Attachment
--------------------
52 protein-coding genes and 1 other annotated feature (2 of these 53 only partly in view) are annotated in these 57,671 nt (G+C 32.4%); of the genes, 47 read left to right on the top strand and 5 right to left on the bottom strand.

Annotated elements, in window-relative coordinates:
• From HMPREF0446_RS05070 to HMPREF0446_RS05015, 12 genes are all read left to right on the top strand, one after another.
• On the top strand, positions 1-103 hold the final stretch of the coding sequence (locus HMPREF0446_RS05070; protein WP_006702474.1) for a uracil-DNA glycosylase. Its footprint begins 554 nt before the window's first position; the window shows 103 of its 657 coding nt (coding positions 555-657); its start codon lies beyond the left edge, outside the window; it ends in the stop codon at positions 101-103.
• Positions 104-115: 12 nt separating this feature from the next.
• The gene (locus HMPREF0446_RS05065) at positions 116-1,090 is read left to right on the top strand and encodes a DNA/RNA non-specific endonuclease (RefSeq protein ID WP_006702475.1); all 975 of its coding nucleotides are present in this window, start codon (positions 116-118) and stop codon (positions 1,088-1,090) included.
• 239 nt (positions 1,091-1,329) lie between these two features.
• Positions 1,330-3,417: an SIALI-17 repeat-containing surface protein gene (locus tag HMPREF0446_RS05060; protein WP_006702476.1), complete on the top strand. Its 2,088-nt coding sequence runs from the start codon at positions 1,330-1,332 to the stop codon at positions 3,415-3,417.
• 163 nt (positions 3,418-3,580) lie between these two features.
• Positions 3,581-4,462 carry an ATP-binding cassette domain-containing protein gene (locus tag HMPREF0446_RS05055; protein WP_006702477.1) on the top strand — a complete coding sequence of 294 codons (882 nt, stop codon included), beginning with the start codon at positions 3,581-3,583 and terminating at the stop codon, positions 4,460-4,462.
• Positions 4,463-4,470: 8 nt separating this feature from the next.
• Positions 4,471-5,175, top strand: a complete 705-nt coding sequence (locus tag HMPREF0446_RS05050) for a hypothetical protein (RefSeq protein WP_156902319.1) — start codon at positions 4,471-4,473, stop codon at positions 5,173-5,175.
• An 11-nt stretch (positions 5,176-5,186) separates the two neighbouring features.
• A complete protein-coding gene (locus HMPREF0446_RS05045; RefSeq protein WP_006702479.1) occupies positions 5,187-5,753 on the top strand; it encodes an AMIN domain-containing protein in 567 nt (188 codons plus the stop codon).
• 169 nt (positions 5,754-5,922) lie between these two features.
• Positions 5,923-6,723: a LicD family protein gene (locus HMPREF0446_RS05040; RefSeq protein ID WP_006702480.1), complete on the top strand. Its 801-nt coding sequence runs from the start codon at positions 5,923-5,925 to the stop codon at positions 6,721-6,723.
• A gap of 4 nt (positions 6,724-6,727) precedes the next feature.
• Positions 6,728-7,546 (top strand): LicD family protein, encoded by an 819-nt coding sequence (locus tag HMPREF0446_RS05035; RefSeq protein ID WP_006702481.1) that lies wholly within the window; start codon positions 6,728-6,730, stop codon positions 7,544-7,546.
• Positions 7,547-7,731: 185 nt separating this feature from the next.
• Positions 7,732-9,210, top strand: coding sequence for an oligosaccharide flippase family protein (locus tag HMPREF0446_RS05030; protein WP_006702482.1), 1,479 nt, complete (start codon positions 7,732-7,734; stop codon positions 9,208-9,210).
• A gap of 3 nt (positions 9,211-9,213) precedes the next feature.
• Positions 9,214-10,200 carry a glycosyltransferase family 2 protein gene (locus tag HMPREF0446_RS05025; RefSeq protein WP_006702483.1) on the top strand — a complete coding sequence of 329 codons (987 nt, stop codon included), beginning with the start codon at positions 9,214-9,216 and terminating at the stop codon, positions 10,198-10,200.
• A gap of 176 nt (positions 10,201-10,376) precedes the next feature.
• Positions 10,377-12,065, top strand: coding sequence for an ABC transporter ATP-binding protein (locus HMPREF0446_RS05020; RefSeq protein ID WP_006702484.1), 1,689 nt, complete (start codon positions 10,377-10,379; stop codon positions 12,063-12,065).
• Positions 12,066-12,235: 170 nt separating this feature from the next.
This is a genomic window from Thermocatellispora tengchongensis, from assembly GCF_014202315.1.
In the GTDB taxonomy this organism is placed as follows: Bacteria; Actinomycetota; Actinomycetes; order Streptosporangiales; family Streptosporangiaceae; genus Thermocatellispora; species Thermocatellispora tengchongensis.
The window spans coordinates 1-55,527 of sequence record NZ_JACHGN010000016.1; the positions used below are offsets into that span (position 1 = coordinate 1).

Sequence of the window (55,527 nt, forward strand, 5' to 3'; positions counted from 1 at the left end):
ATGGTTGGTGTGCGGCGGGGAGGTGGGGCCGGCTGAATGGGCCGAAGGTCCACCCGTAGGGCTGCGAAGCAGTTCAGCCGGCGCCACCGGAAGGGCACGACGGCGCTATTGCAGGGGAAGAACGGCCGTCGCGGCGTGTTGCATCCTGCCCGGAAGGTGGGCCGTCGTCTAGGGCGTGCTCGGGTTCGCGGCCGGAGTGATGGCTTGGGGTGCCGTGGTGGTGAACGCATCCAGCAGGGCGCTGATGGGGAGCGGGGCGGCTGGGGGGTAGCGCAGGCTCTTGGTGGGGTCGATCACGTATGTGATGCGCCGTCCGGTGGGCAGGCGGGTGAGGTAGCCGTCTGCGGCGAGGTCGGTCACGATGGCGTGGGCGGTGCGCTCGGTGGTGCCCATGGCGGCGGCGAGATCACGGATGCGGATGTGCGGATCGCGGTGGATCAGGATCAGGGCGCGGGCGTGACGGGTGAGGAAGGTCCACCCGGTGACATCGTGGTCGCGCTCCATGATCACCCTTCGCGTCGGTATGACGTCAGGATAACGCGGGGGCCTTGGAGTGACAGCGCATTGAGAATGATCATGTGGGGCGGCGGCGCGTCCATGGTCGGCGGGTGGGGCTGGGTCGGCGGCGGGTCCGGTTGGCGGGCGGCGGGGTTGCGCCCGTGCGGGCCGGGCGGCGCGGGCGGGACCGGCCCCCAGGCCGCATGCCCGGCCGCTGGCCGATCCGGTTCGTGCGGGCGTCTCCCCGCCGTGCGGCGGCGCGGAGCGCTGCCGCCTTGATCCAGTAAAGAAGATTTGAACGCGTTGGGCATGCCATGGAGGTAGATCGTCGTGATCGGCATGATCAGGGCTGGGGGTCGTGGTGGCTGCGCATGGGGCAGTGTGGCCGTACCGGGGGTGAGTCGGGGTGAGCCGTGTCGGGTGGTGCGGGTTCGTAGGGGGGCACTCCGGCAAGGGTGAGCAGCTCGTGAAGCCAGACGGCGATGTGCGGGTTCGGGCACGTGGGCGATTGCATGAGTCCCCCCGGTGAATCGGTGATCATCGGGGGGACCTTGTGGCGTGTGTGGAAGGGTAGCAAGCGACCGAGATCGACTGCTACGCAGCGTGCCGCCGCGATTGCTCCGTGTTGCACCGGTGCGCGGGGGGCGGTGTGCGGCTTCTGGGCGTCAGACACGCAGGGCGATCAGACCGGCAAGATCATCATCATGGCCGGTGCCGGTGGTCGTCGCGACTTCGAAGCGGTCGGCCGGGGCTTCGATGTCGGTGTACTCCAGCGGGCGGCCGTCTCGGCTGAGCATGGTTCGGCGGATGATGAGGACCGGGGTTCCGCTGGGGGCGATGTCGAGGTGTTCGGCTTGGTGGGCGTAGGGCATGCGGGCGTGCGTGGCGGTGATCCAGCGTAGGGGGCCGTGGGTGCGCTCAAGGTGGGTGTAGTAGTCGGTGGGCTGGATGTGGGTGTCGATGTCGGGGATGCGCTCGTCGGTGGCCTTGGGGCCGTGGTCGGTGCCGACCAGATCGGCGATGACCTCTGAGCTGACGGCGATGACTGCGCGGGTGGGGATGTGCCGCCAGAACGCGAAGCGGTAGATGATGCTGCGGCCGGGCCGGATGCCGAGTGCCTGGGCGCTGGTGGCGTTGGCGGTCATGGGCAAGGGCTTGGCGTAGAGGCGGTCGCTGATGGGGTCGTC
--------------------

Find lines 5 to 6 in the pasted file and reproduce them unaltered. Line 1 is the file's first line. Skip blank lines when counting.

• Positions 104-115: 12 nt separating this feature from the next.
• The gene (locus HMPREF0446_RS05065) at positions 116-1,090 is read left to right on the top strand and encodes a DNA/RNA non-specific endonuclease (RefSeq protein ID WP_006702475.1); all 975 of its coding nucleotides are present in this window, start codon (positions 116-118) and stop codon (positions 1,088-1,090) included.